In these realms, challenges are looming to the two basic elements of our intellectual property system. I do not think it inconceivable that they could provoke legal and (perhaps) policy shifts as major as the establishment of copyright itself in the eighteenth century, and the development of modern patent systems in the nineteenth.
Q: A perhaps more mundane -- but ever-present -- piracy issue is that of students illegally downloading and sharing files on university networks; Inside Higher Ed even published a views piece calling for institutions to "accept responsibility for the activity of their students on their network -- not legal responsibility, but moral responsibility, as educators, as organizations transmitting values." What should universities -- and professors -- be telling their students about piracy, and about intellectual property?
A: They should be telling them two things, but in different modes, as it were. First, universities should be discouraging students from simply free-riding, in this sphere as in any other. This is indeed a matter of responsibility – of living harmoniously in a civic commonwealth. But that does not imply that universities should serve as detectives or enforcers for an industry. The point about civic responsibility cuts both ways, and the IP owners need to appreciate that it may be impossible to police their kind of “property” absolutely without infringing civil principles that are prized in a democracy, such as privacy and freedom of inquiry. In the end, everyone – students, university administrators, and even industry groups – would benefit from an understanding that intellectual property is a human, sociocultural achievement, not a transcendental category. It is a matter of compromises. Upholding it is a worthwhile cause, but it has cultural costs that are sometimes dangerously high. Moreover, its current form inherits assumptions from the times and places of its development – assumptions that were controversial at the outset, let alone now. This more nuanced, historicist comprehension would be useful to underpin a realistic sense of the balance of advantages and disadvantages, or of rights and responsibilities, that any such regime must involve. Educational institutions have a very difficult role to play, because they have to uphold that kind of balance. Unfortunately for them, they are inevitably likely to displease almost everyone involved.
Q: “The confrontation between piracy and the intellectual property defense industry,” you write, “is perhaps set to trigger a radical transformation in the relation between creativity and commercial life.” What signs point toward such a transformation, and what might it look like?
A: You can see the signs almost every day, just by looking in a newspaper or online at the relentless stories about IP policing and its problems. For example, this week the BBC has been reporting on a campaign run by a British company called ACS:Law, which apparently has been sending out letters to Internet users alleging copyright infringement and demanding payments on threats of legal action. It seems that in many cases the infringements probably never happened, and that (whether they did or not) this is mainly a money-spinning exercise. The BBC reports that one company ACS represents is a Frankfurt concern called DigiProtect, the slogan of which is “Turn piracy into profit.” Whatever the truth of this particular incident turns out to have been, the slogan captures something common to a number of anti-piracy ventures. Such ventures appeal to high notions of intellectual property, but their strategies often raise broader concerns because they impinge on traditional political issues like privacy, freedom of expression, and citizenship. Perhaps that is inevitable given the nature of the property being protected, and it is certainly the case that similar tactics were employed in many creative fields from the eighteenth century to the twentieth. But now, with the development of a relatively coherent policing industry that is global in its reach, the implications loom larger than ever before.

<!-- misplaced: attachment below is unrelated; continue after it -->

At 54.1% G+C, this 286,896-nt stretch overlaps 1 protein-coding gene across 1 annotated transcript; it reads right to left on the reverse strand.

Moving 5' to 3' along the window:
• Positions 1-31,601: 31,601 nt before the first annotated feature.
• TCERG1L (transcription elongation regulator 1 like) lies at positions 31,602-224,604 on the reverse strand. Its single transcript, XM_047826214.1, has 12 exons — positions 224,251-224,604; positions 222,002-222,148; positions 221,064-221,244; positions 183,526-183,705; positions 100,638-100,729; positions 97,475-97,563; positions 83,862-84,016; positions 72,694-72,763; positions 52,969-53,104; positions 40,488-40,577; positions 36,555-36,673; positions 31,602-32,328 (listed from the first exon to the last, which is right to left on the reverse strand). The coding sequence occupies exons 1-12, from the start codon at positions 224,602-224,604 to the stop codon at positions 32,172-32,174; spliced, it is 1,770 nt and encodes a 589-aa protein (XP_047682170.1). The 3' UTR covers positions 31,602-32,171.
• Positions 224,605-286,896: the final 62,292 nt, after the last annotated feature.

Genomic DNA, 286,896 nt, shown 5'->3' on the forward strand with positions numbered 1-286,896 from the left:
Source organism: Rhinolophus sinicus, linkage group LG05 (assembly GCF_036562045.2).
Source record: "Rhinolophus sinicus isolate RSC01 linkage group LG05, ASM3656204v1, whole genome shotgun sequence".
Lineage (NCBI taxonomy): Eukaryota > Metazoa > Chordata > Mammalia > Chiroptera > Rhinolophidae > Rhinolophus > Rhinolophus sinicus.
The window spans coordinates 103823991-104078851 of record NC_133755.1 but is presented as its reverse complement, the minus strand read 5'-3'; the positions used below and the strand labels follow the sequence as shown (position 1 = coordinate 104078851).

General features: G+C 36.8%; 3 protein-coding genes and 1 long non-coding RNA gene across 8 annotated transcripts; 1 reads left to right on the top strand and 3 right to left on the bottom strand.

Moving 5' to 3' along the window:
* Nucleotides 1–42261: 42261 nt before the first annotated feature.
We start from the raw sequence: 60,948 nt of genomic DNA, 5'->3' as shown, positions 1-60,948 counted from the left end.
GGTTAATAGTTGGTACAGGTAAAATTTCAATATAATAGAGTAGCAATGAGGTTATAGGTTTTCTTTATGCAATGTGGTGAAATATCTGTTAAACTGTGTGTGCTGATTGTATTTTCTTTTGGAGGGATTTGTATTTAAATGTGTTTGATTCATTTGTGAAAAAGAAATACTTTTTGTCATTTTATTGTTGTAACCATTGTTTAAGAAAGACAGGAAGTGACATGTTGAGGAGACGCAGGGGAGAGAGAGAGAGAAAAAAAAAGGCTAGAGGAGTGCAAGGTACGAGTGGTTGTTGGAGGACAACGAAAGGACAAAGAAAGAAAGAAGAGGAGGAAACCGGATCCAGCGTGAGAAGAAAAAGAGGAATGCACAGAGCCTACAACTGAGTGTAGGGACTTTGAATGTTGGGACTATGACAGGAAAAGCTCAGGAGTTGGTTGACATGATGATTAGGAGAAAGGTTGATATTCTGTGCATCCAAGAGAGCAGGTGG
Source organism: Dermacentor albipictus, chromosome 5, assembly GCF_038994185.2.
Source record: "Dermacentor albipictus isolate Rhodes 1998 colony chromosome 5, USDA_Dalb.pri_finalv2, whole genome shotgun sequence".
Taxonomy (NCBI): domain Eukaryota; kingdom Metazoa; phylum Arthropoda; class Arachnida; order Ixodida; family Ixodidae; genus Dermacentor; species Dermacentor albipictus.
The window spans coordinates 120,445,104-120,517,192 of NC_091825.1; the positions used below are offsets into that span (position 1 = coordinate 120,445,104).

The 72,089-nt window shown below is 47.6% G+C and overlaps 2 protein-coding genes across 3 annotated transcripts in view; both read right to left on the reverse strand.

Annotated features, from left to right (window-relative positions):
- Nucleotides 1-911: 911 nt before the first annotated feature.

The British example is quite possibly an extreme one. But I think that overly zealous IP enforcement policies in general could well end up creating bigger problems for the IP defenders themselves than any proliferation of downloaders. If it came to be perceived that this practical policing necessarily involved unacceptable compromises, then the pressure for a revision of the basic relation between creativity and commerce could grow quickly. There is already evidence of a proliferation of controversies that grow sufficiently intense to spark such a revision.
What makes this plausible, I think, is that the IP system itself looks out of synch with creative practices. As I was approaching the end of Piracy, a certain image kept recurring to my mind to represent this: the image used by Copernicus in the sixteenth century to describe the monstrous nature of Ptolemaic astronomy. Copernicus said of existing astronomers that “their experience was just like someone taking from various places hands, feet, a head, and other pieces, very well depicted it may be, but not for the representation of a single person; since these fragments would not belong to one another at all, a monster rather than a man would be put together from them.” This memorable portrait of a Frankensteinian creature avant la lettre was invoked by Thomas Kuhn as the perfect description of a science in a “crisis state,” with revolutionary change looming over it. Ptolemaic astronomers themselves, it’s worth noting, did not see their principles as arbitrary: they were few, simple, and commonly accepted. The idea that the planets’ appearances must be accounted for in terms of uniform circular motions is an obvious example. But Copernicus pointed out that it required continuous tweaking, and that the kind of tweaking involved was rather arbitrary. He had a different conviction about the nature of simplicity and of explanatory integrity. I do not want to lash my colors to too Kuhnian a mast, but intellectual property right now does look to me something like how Ptolemaic astronomy looked to Copernicus. It rests on a small number of apparently commonsensical premises, but in practice requires endless tuning in order to track reality. There is nothing that logically prevents us continuing to tweak it forever. But the tweaks are largely ad hoc. As more and more demands have been placed on it with the development of new disciplines, sciences, and media, so it has therefore departed from whatever initial simplicity it had. It has become more and more complex and “monstrous” in practice.